BY DR. STEVE JONAS | JULY 27, 2017, 11:42 A.M. (ET)
For those who might not know, Jayme McGuire, who happens to be a dear friend of mine, is the editor of our quarterly magazine, USA Triathlon. In the Spring, 2017 issue, in her regular feature “From the Editor” (p. 12), she wrote, in part:
“While many of the athletes we feature [in the magazine] strive to be ambassadors for the sport and encourage others to get involve, there are some triathletes who perhaps unknowingly are pushing others away from the sport.
“Case in point: I recently asked a friend from my running group whether she was till planning to do her first triathlon. Her response took me by surprise. Long-time triathletes had told her the bike she looking to buy wasn’t good. That she wasn’t going to be fast enough to join a local swim group. That she couldn’t do a long-distance race; she should start off with a sprint. The negativity turned her off to the sport (hopefully only temporarily).”
Indeed, let’s hope that she did get turned off only temporarily. (And perhaps Jayme will have a follow-up, hopefully a positive one, to add to this column). But wow, what a lot of negatives. Forget about trying to expand participation in the sport, at whatever level, which we all should be doing. First, there is a level of nastiness which I just don’t understand. Perhaps the speaker(s) has some issues of their own in terms of their own participation and what they see as their own success or lack of thereof.
But then getting to the substance. On choice of bike. For any of us, at any level, that has to do not with some absolute standard but rather with A) what we are out to achieve in the sport at any given time, and B) just how much money we want to spend on the machine. If the bike she was looking at was, in her opinion and the opinion of the bike salesman (at a good bike store, to be sure) good enough to get her around the course safely and comfortably, then it was good enough to her. And that is the advice that I give to any bike-buyer at any level of speed and distance in our sport. One does not want a clunker but at the same time, in terms of one’s cycling ability, in our sport it is very easy to overspend.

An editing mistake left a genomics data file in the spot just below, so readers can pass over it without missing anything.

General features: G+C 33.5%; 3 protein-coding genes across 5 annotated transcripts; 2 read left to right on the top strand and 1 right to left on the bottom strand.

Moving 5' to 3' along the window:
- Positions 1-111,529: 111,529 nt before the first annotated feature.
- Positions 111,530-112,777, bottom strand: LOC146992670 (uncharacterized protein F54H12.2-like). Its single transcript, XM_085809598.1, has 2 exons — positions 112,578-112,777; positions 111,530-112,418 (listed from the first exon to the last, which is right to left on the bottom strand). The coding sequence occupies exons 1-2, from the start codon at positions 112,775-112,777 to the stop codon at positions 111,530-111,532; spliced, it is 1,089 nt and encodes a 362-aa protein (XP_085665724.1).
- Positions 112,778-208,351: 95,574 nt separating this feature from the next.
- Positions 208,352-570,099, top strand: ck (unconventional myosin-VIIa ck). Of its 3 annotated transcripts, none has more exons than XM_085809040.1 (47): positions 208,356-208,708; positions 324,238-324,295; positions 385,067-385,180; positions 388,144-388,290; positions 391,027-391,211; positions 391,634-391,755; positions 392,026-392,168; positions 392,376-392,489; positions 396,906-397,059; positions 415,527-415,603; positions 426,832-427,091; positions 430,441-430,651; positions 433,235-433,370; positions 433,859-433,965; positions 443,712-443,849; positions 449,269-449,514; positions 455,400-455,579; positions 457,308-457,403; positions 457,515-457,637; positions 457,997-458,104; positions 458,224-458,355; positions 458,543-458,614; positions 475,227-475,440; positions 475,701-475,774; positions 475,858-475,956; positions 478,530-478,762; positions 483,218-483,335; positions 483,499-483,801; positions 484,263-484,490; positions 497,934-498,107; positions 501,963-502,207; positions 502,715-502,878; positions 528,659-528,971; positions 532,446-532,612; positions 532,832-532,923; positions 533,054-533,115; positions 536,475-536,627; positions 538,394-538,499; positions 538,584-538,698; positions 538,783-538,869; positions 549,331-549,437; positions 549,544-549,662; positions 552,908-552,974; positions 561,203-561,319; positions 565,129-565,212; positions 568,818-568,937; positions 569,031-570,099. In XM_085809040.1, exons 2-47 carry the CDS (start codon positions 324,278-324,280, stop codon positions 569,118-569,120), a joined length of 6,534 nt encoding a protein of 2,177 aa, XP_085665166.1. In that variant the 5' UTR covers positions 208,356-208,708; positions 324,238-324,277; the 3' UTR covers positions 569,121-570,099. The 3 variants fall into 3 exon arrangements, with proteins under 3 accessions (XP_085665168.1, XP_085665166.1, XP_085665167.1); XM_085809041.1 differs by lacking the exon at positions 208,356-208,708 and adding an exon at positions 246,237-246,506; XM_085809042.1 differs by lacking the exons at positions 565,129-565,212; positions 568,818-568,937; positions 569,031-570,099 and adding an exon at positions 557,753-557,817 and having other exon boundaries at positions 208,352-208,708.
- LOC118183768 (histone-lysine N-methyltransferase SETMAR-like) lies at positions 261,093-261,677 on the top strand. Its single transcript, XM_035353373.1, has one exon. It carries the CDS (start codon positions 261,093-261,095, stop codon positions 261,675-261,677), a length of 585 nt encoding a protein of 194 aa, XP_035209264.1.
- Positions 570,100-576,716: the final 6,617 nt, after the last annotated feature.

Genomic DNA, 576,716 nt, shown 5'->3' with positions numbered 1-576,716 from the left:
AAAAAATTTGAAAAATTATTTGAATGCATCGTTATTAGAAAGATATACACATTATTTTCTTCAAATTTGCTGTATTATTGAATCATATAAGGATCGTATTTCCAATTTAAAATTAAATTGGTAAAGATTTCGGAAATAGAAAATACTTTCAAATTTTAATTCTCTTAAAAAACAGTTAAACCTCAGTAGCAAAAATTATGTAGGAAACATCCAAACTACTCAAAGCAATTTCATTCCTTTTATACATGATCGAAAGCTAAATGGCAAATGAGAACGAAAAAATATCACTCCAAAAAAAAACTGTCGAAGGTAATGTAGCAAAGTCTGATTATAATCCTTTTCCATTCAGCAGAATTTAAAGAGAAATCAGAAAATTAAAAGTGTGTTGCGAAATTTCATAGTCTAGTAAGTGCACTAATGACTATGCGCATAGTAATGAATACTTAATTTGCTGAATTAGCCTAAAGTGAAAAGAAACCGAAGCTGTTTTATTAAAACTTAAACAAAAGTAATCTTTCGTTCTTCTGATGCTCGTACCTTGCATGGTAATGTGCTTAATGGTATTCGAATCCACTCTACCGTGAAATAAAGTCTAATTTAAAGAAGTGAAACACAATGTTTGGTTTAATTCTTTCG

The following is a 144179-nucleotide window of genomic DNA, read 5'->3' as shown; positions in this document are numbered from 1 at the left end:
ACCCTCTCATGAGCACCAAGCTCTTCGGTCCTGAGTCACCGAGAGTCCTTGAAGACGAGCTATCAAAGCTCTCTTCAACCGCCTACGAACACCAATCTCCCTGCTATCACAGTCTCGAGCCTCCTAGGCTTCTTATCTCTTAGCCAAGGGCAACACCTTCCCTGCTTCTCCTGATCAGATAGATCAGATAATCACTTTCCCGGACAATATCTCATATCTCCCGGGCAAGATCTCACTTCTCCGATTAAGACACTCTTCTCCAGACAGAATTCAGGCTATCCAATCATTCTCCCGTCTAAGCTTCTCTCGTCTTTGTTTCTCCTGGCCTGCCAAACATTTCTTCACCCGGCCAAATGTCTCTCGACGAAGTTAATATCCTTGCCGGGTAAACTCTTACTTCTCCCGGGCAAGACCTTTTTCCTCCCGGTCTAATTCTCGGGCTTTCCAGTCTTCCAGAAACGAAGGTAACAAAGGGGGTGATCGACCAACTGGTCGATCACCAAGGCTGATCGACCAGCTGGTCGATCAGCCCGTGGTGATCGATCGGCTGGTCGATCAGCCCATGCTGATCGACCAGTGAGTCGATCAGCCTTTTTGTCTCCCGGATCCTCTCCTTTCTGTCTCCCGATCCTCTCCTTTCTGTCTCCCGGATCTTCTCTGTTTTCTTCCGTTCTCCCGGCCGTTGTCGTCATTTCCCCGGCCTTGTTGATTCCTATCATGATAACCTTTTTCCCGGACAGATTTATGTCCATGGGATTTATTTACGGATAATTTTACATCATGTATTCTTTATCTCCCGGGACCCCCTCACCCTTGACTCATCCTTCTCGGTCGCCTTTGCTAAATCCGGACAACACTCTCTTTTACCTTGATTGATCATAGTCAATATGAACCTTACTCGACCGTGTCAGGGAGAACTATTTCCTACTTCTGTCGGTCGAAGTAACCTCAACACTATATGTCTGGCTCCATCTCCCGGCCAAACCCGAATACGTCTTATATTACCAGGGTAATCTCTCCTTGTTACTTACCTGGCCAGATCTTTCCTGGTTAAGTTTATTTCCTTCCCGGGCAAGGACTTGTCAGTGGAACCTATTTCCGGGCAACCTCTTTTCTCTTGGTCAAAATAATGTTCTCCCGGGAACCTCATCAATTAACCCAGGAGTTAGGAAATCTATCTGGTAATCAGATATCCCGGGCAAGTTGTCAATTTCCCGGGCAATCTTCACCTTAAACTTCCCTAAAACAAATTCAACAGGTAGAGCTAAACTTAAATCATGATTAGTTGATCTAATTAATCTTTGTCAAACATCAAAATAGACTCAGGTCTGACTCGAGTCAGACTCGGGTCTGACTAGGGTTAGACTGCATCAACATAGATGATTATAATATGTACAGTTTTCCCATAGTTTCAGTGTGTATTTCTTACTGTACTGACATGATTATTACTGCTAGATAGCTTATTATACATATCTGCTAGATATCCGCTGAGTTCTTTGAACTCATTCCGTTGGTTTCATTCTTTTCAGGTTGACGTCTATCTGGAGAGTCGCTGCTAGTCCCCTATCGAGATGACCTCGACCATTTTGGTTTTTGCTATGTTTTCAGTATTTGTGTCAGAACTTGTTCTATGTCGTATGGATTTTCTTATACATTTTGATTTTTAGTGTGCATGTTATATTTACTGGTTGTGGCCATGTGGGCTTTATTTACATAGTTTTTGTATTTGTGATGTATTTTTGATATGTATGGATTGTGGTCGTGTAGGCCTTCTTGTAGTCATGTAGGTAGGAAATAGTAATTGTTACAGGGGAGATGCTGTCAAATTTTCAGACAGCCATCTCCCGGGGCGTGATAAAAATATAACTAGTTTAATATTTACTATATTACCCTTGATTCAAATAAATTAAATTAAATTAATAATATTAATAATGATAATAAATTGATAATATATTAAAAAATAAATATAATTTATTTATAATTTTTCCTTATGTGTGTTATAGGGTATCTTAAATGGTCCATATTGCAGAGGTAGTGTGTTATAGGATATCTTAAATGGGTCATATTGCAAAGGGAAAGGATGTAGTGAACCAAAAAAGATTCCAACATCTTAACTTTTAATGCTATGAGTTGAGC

As for swim speed, why does she need to join a local swim group, at least some of whom would be concerned primarily with speed rather than distance (which should be the primary concern of any first-time triathlete)? If they are, that particular “local” group is not the right one for her. She would need to train up to go the distance in the first race she is aiming at. That is the criterion she would want to focus on in choosing a swim group, or (speaking as one who is now in his 35th season in multisport racing, with 250-plus races under his belt and who has always trained on his own, even when I was doing ultra-distance races) maybe she will be able to train on her own just fine. At least they advised her to start with a sprint, which I happen to think is the best advice for any beginner these days. Yes, I do know that some folks begin their triathlon career with an ultra-distance race, and in fact in my own very first ultra-distance event (after two years at shorter distances), there was a first-time triathlete. But for most of us, if you want to stay in the sport, short, slow and easy at the beginning is the way to go.
So what is the primary lesson here, of many that one can draw from this particular episode? For me, from the start, it has always been that the first objectives should be to have fun, and finish each race you do happily and healthily. Some of us will stay with those goals for the whole of our multisport careers, as I have done. If it turns out that you have the ability to go fast, you will find out soon enough. Then there will be plenty of time to choose that next bike, get into a swim club that will help you pick it up, maybe get a coach. But if you don’t get to that first start line, at your own pace, you will never to get to any others.
This series of thoughts and recommendations about multisport racing by Dr. Steve Jonas is, over time, drawn in part from his book, "101 Ideas and Insights for Triathletes and Duathletes" (Monterey, CA: Healthy Learning/Coaches Choice, 2011), from which text is used with permission. The book can be purchased here and is available at Amazon.com and Barnesandnoble.com.
Steve’s most recent multisport book is "Duathlon Training and Racing for Ordinary Mortals®: Getting Started and Staying with It" (Guilford, CT: Globe Pequot Press/FalconGuides, 2012), available at Amazon.com and BarnesandNoble.com.
His first book on multisport racing, "Triathloning for Ordinary Mortals®" 2nd Ed. (New York: WW Norton, 2006) also can be found at Amazon and Barnes and Noble.
Dr. Jonas recently was featured in World Class Magazine. Click here to read the article.